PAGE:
Recent reports published by the World Trade Organization (WTO) have forecast a remarkable recovery in global merchandise trade for 2017. Last year, global merchandise trade failed to reach its projected growth of 1.7%, ending the year with a growth of 1.3%, marking 2016 with the slowest growth since the financial crisis. Among other indicators, WTO Director General Roberto Azevedo blamed the poor performance in 2016 on the slowdown in emerging markets, stating that imports hardly grew in volume terms. However, the six-year trend of disappointing growth may be coming to an end as the world economy gradually begins to regain momentum. In a report released on April 12th, the WTO predicts a 2.4% growth in global merchandise trade by the end of this year, stating that, for the first time in several years all regions of the world economy should experience a synchronized upturn in 2017. 

Although the WTO indicates a positive outlook for the world economy in the near future, factors that could undermine the expected positive trends were also included in the reports.The WTO warned that the unpredictable direction of the global economy and the lack of clarity about government action on monetary, fiscal and trade policies all pose risks to the growth trends. The WTO also added that a spike in inflation leading to increasing interest rates could affect trade growth.

In addition to the reports by the WTO, the International Monetary Fund (IMF) recently increased its projections for global growth in their spring report of the fund's World Economic Outlook. Up from 2.2% in 2016, the IMF has predicted a total expansion of 3.8% in global trade volume in 2017, and 3.9% in 2018. Other predictions by the IMF include a 2.3% growth rate of the United States economy in 2017, up from 1.6% in 2016. Developing nations have predicted an expansion of 4.5% this year, growing from 4.1% in 2016.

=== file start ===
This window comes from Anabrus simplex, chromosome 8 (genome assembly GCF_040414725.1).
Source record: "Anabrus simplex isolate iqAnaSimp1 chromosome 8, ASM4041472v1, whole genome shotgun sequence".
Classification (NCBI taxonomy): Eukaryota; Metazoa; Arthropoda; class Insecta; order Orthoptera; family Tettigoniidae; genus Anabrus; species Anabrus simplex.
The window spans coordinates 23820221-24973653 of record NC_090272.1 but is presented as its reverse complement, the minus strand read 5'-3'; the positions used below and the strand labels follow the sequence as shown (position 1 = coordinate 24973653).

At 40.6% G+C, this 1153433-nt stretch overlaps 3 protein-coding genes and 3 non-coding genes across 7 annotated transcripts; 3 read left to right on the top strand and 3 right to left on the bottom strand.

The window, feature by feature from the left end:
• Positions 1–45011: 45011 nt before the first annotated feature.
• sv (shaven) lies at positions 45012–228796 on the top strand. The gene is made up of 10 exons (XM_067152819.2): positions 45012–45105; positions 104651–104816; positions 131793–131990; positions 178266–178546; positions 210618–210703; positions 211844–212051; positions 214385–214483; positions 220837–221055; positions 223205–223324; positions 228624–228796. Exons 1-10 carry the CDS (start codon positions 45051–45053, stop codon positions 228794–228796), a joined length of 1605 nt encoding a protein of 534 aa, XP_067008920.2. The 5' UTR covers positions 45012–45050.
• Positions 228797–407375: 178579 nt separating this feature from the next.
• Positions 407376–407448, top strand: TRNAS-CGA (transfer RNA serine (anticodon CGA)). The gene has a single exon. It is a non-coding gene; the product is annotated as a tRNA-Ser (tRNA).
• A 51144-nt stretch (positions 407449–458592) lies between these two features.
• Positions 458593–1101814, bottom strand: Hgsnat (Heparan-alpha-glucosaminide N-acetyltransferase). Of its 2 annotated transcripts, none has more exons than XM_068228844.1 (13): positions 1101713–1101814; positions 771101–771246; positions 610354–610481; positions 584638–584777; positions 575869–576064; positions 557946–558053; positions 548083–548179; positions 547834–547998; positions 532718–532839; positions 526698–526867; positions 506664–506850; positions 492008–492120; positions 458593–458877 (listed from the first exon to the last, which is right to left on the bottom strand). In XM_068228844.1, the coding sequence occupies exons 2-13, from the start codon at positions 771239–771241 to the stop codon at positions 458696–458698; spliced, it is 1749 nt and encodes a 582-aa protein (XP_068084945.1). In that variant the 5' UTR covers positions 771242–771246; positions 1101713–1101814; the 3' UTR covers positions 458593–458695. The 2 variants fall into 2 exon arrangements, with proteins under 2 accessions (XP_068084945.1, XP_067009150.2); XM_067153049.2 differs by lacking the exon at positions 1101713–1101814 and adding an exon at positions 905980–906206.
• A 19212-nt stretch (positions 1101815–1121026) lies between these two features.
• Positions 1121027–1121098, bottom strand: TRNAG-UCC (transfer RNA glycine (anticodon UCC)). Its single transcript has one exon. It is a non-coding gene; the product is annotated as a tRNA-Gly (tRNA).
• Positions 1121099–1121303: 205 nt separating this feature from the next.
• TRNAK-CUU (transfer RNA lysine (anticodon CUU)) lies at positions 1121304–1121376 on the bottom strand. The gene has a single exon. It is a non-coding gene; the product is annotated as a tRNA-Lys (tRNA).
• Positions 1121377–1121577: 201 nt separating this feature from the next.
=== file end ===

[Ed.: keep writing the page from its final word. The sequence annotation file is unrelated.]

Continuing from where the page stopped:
The IMF acknowledges various factors responsible for the positive growth trends, including export growth in Asia and increased demand for container ships. Maurice Obstfeld, the IMF's chief economist also credits the pickup in manufacturing, industrial production, and trade. However, economists have since concluded an increase in private and public sector investment as the leading factor behind the increase in trade activity. Emphasizing much of this increased demand and spending has been driven by China, whose economy has grown 6.9% in the first quarter, experts believe the Chinese economy will lose steam in the coming quarters.

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